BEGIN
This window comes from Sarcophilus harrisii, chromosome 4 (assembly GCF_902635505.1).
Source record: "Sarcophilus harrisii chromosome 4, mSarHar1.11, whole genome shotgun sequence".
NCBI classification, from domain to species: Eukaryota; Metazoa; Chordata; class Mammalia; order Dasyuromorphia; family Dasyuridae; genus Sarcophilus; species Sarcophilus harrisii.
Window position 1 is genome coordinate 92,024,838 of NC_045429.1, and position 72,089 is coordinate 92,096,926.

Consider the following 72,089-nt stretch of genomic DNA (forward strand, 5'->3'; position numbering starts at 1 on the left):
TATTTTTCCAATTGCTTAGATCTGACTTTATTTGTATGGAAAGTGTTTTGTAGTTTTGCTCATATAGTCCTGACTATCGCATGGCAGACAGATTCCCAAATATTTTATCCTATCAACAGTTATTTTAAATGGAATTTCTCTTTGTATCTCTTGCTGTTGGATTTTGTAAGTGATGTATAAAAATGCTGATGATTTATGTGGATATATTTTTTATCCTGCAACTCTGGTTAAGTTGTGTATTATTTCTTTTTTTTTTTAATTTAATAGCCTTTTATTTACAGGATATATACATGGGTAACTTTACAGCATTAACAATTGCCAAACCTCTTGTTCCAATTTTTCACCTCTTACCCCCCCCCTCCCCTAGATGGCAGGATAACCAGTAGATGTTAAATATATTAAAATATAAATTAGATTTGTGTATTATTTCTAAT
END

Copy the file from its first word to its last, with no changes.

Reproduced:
This window comes from Sarcophilus harrisii, chromosome 4 (assembly GCF_902635505.1).
Source record: "Sarcophilus harrisii chromosome 4, mSarHar1.11, whole genome shotgun sequence".
NCBI classification, from domain to species: Eukaryota; Metazoa; Chordata; class Mammalia; order Dasyuromorphia; family Dasyuridae; genus Sarcophilus; species Sarcophilus harrisii.
Window position 1 is genome coordinate 92,024,838 of NC_045429.1, and position 72,089 is coordinate 92,096,926.

Consider the following 72,089-nt stretch of genomic DNA (forward strand, 5'->3'; position numbering starts at 1 on the left):
TATTTTTCCAATTGCTTAGATCTGACTTTATTTGTATGGAAAGTGTTTTGTAGTTTTGCTCATATAGTCCTGACTATCGCATGGCAGACAGATTCCCAAATATTTTATCCTATCAACAGTTATTTTAAATGGAATTTCTCTTTGTATCTCTTGCTGTTGGATTTTGTAAGTGATGTATAAAAATGCTGATGATTTATGTGGATATATTTTTTATCCTGCAACTCTGGTTAAGTTGTGTATTATTTCTTTTTTTTTTTAATTTAATAGCCTTTTATTTACAGGATATATACATGGGTAACTTTACAGCATTAACAATTGCCAAACCTCTTGTTCCAATTTTTCACCTCTTACCCCCCCCCTCCCCTAGATGGCAGGATAACCAGTAGATGTTAAATATATTAAAATATAAATTAGATTTGTGTATTATTTCTAAT